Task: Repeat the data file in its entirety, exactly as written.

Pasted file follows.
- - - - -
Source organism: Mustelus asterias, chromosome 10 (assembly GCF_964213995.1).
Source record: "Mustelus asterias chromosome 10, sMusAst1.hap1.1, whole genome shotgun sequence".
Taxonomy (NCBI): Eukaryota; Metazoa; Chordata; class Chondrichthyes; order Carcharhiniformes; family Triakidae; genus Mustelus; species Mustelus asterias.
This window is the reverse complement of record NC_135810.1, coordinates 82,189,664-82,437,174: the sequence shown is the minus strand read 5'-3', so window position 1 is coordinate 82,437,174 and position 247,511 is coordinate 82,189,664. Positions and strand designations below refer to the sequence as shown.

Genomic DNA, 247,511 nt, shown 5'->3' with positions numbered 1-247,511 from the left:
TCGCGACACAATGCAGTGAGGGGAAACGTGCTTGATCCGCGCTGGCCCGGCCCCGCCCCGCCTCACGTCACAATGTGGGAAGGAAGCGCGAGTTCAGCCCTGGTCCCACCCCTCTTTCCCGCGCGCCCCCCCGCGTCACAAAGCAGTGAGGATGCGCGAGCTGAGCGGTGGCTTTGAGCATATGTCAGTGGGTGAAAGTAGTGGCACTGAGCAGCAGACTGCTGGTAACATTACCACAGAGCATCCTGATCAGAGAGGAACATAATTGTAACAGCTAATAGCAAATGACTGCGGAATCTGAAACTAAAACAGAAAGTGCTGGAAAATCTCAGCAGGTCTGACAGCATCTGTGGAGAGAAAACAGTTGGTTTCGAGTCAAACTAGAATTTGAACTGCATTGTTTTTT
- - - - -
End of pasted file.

Source organism: Mustelus asterias, chromosome 10 (assembly GCF_964213995.1).
Source record: "Mustelus asterias chromosome 10, sMusAst1.hap1.1, whole genome shotgun sequence".
Taxonomy (NCBI): Eukaryota; Metazoa; Chordata; class Chondrichthyes; order Carcharhiniformes; family Triakidae; genus Mustelus; species Mustelus asterias.
This window is the reverse complement of record NC_135810.1, coordinates 82,189,664-82,437,174: the sequence shown is the minus strand read 5'-3', so window position 1 is coordinate 82,437,174 and position 247,511 is coordinate 82,189,664. Positions and strand designations below refer to the sequence as shown.

Genomic DNA, 247,511 nt, shown 5'->3' with positions numbered 1-247,511 from the left:
TCGCGACACAATGCAGTGAGGGGAAACGTGCTTGATCCGCGCTGGCCCGGCCCCGCCCCGCCTCACGTCACAATGTGGGAAGGAAGCGCGAGTTCAGCCCTGGTCCCACCCCTCTTTCCCGCGCGCCCCCCCGCGTCACAAAGCAGTGAGGATGCGCGAGCTGAGCGGTGGCTTTGAGCATATGTCAGTGGGTGAAAGTAGTGGCACTGAGCAGCAGACTGCTGGTAACATTACCACAGAGCATCCTGATCAGAGAGGAACATAATTGTAACAGCTAATAGCAAATGACTGCGGAATCTGAAACTAAAACAGAAAGTGCTGGAAAATCTCAGCAGGTCTGACAGCATCTGTGGAGAGAAAACAGTTGGTTTCGAGTCAAACTAGAATTTGAACTGCATTGTTTTTT